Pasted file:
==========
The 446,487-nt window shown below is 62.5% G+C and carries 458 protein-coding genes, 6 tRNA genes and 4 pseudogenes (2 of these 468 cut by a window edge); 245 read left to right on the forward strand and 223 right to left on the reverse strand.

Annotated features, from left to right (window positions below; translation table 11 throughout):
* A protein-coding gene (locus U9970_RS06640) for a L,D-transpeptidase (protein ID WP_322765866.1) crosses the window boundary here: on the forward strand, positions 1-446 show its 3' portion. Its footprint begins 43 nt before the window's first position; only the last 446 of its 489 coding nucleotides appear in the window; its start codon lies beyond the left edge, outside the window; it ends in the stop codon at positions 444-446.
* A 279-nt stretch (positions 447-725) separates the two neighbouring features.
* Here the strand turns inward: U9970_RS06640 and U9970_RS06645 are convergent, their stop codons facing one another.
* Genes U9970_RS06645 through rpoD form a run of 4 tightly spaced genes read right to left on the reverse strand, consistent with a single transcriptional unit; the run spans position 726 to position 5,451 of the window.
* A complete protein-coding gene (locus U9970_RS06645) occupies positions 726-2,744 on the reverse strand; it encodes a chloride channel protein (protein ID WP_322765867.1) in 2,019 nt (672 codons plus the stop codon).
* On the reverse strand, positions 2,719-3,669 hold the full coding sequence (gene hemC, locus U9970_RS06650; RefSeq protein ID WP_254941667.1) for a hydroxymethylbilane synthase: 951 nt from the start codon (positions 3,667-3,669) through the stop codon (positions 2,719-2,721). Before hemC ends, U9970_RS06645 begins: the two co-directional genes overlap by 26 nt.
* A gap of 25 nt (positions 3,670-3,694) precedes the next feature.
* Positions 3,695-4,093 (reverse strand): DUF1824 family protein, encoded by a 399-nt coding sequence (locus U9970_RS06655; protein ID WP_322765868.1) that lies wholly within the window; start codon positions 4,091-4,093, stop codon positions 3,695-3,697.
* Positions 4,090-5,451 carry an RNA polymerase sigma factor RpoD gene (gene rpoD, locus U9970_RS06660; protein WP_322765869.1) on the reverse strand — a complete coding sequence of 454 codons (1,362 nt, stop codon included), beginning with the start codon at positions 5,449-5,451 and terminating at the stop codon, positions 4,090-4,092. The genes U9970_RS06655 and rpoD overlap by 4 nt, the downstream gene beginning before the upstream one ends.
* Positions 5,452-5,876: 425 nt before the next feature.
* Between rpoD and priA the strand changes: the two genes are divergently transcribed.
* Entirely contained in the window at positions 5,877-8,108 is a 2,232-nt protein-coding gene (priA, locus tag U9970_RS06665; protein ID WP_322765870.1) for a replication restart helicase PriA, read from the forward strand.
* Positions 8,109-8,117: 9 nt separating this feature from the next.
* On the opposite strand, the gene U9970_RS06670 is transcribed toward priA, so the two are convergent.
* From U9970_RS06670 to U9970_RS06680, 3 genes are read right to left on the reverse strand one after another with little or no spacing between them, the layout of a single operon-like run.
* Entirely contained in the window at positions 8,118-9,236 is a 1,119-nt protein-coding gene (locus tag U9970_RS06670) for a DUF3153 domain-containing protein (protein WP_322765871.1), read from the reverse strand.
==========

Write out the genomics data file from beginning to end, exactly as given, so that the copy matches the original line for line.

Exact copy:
The 446,487-nt window shown below is 62.5% G+C and carries 458 protein-coding genes, 6 tRNA genes and 4 pseudogenes (2 of these 468 cut by a window edge); 245 read left to right on the forward strand and 223 right to left on the reverse strand.

Annotated features, from left to right (window positions below; translation table 11 throughout):
* A protein-coding gene (locus U9970_RS06640) for a L,D-transpeptidase (protein ID WP_322765866.1) crosses the window boundary here: on the forward strand, positions 1-446 show its 3' portion. Its footprint begins 43 nt before the window's first position; only the last 446 of its 489 coding nucleotides appear in the window; its start codon lies beyond the left edge, outside the window; it ends in the stop codon at positions 444-446.
* A 279-nt stretch (positions 447-725) separates the two neighbouring features.
* Here the strand turns inward: U9970_RS06640 and U9970_RS06645 are convergent, their stop codons facing one another.
* Genes U9970_RS06645 through rpoD form a run of 4 tightly spaced genes read right to left on the reverse strand, consistent with a single transcriptional unit; the run spans position 726 to position 5,451 of the window.
* A complete protein-coding gene (locus U9970_RS06645) occupies positions 726-2,744 on the reverse strand; it encodes a chloride channel protein (protein ID WP_322765867.1) in 2,019 nt (672 codons plus the stop codon).
* On the reverse strand, positions 2,719-3,669 hold the full coding sequence (gene hemC, locus U9970_RS06650; RefSeq protein ID WP_254941667.1) for a hydroxymethylbilane synthase: 951 nt from the start codon (positions 3,667-3,669) through the stop codon (positions 2,719-2,721). Before hemC ends, U9970_RS06645 begins: the two co-directional genes overlap by 26 nt.
* A gap of 25 nt (positions 3,670-3,694) precedes the next feature.
* Positions 3,695-4,093 (reverse strand): DUF1824 family protein, encoded by a 399-nt coding sequence (locus U9970_RS06655; protein ID WP_322765868.1) that lies wholly within the window; start codon positions 4,091-4,093, stop codon positions 3,695-3,697.
* Positions 4,090-5,451 carry an RNA polymerase sigma factor RpoD gene (gene rpoD, locus U9970_RS06660; protein WP_322765869.1) on the reverse strand — a complete coding sequence of 454 codons (1,362 nt, stop codon included), beginning with the start codon at positions 5,449-5,451 and terminating at the stop codon, positions 4,090-4,092. The genes U9970_RS06655 and rpoD overlap by 4 nt, the downstream gene beginning before the upstream one ends.
* Positions 5,452-5,876: 425 nt before the next feature.
* Between rpoD and priA the strand changes: the two genes are divergently transcribed.
* Entirely contained in the window at positions 5,877-8,108 is a 2,232-nt protein-coding gene (priA, locus tag U9970_RS06665; protein ID WP_322765870.1) for a replication restart helicase PriA, read from the forward strand.
* Positions 8,109-8,117: 9 nt separating this feature from the next.
* On the opposite strand, the gene U9970_RS06670 is transcribed toward priA, so the two are convergent.
* From U9970_RS06670 to U9970_RS06680, 3 genes are read right to left on the reverse strand one after another with little or no spacing between them, the layout of a single operon-like run.
* Entirely contained in the window at positions 8,118-9,236 is a 1,119-nt protein-coding gene (locus tag U9970_RS06670) for a DUF3153 domain-containing protein (protein WP_322765871.1), read from the reverse strand.